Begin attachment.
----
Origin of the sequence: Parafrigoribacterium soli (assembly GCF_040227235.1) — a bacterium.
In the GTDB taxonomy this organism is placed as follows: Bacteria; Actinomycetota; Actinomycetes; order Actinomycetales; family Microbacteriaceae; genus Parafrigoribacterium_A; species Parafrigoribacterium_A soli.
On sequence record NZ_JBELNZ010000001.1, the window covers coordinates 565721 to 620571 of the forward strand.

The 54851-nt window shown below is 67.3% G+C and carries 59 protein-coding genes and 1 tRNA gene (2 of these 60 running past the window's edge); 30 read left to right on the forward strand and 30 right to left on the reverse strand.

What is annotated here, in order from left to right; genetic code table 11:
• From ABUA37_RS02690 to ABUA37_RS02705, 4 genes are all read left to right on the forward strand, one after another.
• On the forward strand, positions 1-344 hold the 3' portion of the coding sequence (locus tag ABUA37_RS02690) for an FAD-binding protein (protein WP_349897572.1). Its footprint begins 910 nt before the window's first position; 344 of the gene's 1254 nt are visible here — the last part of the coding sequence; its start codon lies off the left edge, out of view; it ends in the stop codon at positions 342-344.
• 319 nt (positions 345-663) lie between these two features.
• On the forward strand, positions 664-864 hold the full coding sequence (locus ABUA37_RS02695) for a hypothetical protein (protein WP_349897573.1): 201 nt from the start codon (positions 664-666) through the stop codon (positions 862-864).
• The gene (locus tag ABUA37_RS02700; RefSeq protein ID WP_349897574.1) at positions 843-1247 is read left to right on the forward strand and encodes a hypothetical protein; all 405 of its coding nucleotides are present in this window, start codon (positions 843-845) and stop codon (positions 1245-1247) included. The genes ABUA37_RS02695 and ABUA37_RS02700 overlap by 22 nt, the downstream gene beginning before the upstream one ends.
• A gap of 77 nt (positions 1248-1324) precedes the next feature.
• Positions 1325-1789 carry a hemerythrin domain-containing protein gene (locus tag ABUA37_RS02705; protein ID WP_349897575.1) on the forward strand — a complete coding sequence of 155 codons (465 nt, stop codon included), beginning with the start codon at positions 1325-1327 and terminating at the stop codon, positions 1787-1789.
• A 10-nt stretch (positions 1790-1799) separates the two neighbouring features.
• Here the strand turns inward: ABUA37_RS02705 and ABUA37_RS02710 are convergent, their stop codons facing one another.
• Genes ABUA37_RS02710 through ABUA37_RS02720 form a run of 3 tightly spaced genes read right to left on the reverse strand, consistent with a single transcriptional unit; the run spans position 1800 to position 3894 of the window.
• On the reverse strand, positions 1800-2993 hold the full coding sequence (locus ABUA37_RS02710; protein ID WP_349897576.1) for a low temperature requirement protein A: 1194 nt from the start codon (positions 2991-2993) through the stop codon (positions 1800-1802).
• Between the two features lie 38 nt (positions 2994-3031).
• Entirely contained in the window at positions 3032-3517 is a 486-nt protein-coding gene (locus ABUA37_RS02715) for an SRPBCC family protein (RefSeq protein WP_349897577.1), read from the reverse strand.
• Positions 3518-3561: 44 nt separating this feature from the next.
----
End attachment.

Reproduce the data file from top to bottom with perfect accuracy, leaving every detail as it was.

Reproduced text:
Origin of the sequence: Parafrigoribacterium soli (assembly GCF_040227235.1) — a bacterium.
In the GTDB taxonomy this organism is placed as follows: Bacteria; Actinomycetota; Actinomycetes; order Actinomycetales; family Microbacteriaceae; genus Parafrigoribacterium_A; species Parafrigoribacterium_A soli.
On sequence record NZ_JBELNZ010000001.1, the window covers coordinates 565721 to 620571 of the forward strand.

The 54851-nt window shown below is 67.3% G+C and carries 59 protein-coding genes and 1 tRNA gene (2 of these 60 running past the window's edge); 30 read left to right on the forward strand and 30 right to left on the reverse strand.

What is annotated here, in order from left to right; genetic code table 11:
• From ABUA37_RS02690 to ABUA37_RS02705, 4 genes are all read left to right on the forward strand, one after another.
• On the forward strand, positions 1-344 hold the 3' portion of the coding sequence (locus tag ABUA37_RS02690) for an FAD-binding protein (protein WP_349897572.1). Its footprint begins 910 nt before the window's first position; 344 of the gene's 1254 nt are visible here — the last part of the coding sequence; its start codon lies off the left edge, out of view; it ends in the stop codon at positions 342-344.
• 319 nt (positions 345-663) lie between these two features.
• On the forward strand, positions 664-864 hold the full coding sequence (locus ABUA37_RS02695) for a hypothetical protein (protein WP_349897573.1): 201 nt from the start codon (positions 664-666) through the stop codon (positions 862-864).
• The gene (locus tag ABUA37_RS02700; RefSeq protein ID WP_349897574.1) at positions 843-1247 is read left to right on the forward strand and encodes a hypothetical protein; all 405 of its coding nucleotides are present in this window, start codon (positions 843-845) and stop codon (positions 1245-1247) included. The genes ABUA37_RS02695 and ABUA37_RS02700 overlap by 22 nt, the downstream gene beginning before the upstream one ends.
• A gap of 77 nt (positions 1248-1324) precedes the next feature.
• Positions 1325-1789 carry a hemerythrin domain-containing protein gene (locus tag ABUA37_RS02705; protein ID WP_349897575.1) on the forward strand — a complete coding sequence of 155 codons (465 nt, stop codon included), beginning with the start codon at positions 1325-1327 and terminating at the stop codon, positions 1787-1789.
• A 10-nt stretch (positions 1790-1799) separates the two neighbouring features.
• Here the strand turns inward: ABUA37_RS02705 and ABUA37_RS02710 are convergent, their stop codons facing one another.
• Genes ABUA37_RS02710 through ABUA37_RS02720 form a run of 3 tightly spaced genes read right to left on the reverse strand, consistent with a single transcriptional unit; the run spans position 1800 to position 3894 of the window.
• On the reverse strand, positions 1800-2993 hold the full coding sequence (locus ABUA37_RS02710; protein ID WP_349897576.1) for a low temperature requirement protein A: 1194 nt from the start codon (positions 2991-2993) through the stop codon (positions 1800-1802).
• Between the two features lie 38 nt (positions 2994-3031).
• Entirely contained in the window at positions 3032-3517 is a 486-nt protein-coding gene (locus ABUA37_RS02715) for an SRPBCC family protein (RefSeq protein WP_349897577.1), read from the reverse strand.
• Positions 3518-3561: 44 nt separating this feature from the next.